Gabby Is Missing: Part Four

This is the fourth part of a fiction serial, in 793 words.

Andrew.

The few years before I first met her were turbulent ones in my life. Then the years after I met her were even more turbulent.

My wife and I had split up. She returned to Scotland, the only place where she had ever been happy. Our son joined the army, much to our consternation, then took her side during the rather bitter divorce. The thing that saved me was my grandmother dying, and leaving me her house and considerable life insurance. The benefits of being an only child.

I had an agent sell the house, then made the move from Bristol to Norwich, with a new position at the UEA as a tutor and lecturer in History, specialising in Modern History. I bought a cottage for cash in the nice village of Bawburgh, and had an easy commute to my new job. It felt good to be in a smaller city, and to be working at a university that was more relaxed in attitude.

Those years in Bristol were behind me now, and unlike my wife, I had no desire to return to Edinburgh.

Marking time in Norwich, I led a rather uninteresting life, but I was content.

Then one day, I was working through a new intake on my course. Unfamiliar faces with familiar stories, and that familiar lack of ambition. A knock at my door. I called “Come in”, in a neutral tone of voice.

There she was. Gabrielle Parker.

If you had asked me five seconds earlier if I ever believed in love at first sight, I would have snorted with derision. I was never even sure if I loved my wife, let alone anyone else. Then I saw Gabby.

She breezed into my room, with her shocking cropped hair, pillow soft lips, and oozing confidence from every pore. Suddenly, I was on the back foot. “Hello, Gabrielle, I am Andrew Donaldson, and I will be your tutor”. Her smile could have melted an iceberg.

“Call me Gabby, and I wil call you Andy. Andrew is such a mouthful”.

In those few seconds, we exchanged conventional roles. She was in charge, not me. And I was in love with her from that moment.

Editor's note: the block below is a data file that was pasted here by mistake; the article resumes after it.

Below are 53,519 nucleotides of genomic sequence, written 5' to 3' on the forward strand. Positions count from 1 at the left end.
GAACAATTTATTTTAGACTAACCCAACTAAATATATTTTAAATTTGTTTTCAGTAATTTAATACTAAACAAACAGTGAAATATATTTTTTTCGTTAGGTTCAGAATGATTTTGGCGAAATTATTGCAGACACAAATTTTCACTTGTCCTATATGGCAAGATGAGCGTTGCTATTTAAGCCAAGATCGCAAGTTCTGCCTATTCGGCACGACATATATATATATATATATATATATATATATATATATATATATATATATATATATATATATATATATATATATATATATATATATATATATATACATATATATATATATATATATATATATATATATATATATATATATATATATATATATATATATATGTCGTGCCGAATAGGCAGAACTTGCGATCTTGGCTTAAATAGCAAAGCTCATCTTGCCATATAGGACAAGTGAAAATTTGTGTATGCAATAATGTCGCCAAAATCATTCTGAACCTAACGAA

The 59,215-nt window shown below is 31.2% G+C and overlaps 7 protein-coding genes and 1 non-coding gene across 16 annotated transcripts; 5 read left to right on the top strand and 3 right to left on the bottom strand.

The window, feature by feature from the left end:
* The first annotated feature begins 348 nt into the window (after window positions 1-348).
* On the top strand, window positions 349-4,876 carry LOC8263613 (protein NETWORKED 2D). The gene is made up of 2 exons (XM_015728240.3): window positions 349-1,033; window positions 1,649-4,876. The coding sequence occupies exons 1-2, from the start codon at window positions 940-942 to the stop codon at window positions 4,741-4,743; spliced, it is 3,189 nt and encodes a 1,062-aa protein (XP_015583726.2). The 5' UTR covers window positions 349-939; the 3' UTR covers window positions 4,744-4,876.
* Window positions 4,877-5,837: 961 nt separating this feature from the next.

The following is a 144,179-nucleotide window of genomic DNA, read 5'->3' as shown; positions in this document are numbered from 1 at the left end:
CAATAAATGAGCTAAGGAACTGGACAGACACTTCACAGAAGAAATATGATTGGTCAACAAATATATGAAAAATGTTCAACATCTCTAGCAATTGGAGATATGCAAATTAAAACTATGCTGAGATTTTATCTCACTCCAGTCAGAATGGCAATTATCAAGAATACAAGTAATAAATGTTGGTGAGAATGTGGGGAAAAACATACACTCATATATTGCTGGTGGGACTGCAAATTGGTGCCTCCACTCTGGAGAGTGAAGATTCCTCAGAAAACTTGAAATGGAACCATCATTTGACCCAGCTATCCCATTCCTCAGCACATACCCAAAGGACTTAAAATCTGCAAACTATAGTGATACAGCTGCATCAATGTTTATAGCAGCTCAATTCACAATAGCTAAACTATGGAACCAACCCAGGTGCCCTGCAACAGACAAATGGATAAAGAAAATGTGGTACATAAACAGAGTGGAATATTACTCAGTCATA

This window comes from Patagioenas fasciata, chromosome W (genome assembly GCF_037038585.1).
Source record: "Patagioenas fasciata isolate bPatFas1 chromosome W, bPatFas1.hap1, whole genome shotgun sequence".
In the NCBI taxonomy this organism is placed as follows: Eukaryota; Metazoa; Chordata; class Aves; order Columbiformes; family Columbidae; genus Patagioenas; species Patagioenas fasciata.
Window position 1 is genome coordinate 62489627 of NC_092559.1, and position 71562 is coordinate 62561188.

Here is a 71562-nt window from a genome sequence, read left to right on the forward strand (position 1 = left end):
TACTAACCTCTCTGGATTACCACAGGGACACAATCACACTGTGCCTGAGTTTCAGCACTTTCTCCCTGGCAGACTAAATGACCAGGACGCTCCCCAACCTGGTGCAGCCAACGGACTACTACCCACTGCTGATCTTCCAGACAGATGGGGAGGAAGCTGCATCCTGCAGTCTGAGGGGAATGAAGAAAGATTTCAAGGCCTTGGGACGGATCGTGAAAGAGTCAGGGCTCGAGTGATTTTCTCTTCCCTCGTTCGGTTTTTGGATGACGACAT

If she knew what I was feeling, she didn’t let on. Lectures proved to be easy for her, and the work she submitted was of a good standard, though not exceptional. I started to look forward to any contact with her, though I was acutely aware that she would not be looking at me in the same way. After all, I was forty-six years old, and she was eighteen.

That made me twenty-eight years older than her. She was only five years younger than my army officer son.

At the end of that first academic year, she didn’t go home like all the others. I bumped into her one day when I was shopping in Castle Mall, and we went for coffee. I found myself inviting her to my house for dinner, and dismissed all the conventional alarm bells associated with that behaviour. Her reply stil rings in my head.

“That would be lovely, Andy. Text me your address, and I will get a taxi on Saturday night. I might have to stop over though, as it’s not easy to get a taxi home late at night”.

I have always been a decent cook, but I was so nervous that evening, I waited until she arrived and ordered a Chinese meal to be delivered. She was so naturally at ease, I felt as if I had grown up knowing her.

You can guess the rest. The wine flowed, I gazed at her as she told me her life story. When it was late, I showed her up to the small spare room, and the single bed I had put new clean bedding on earlier.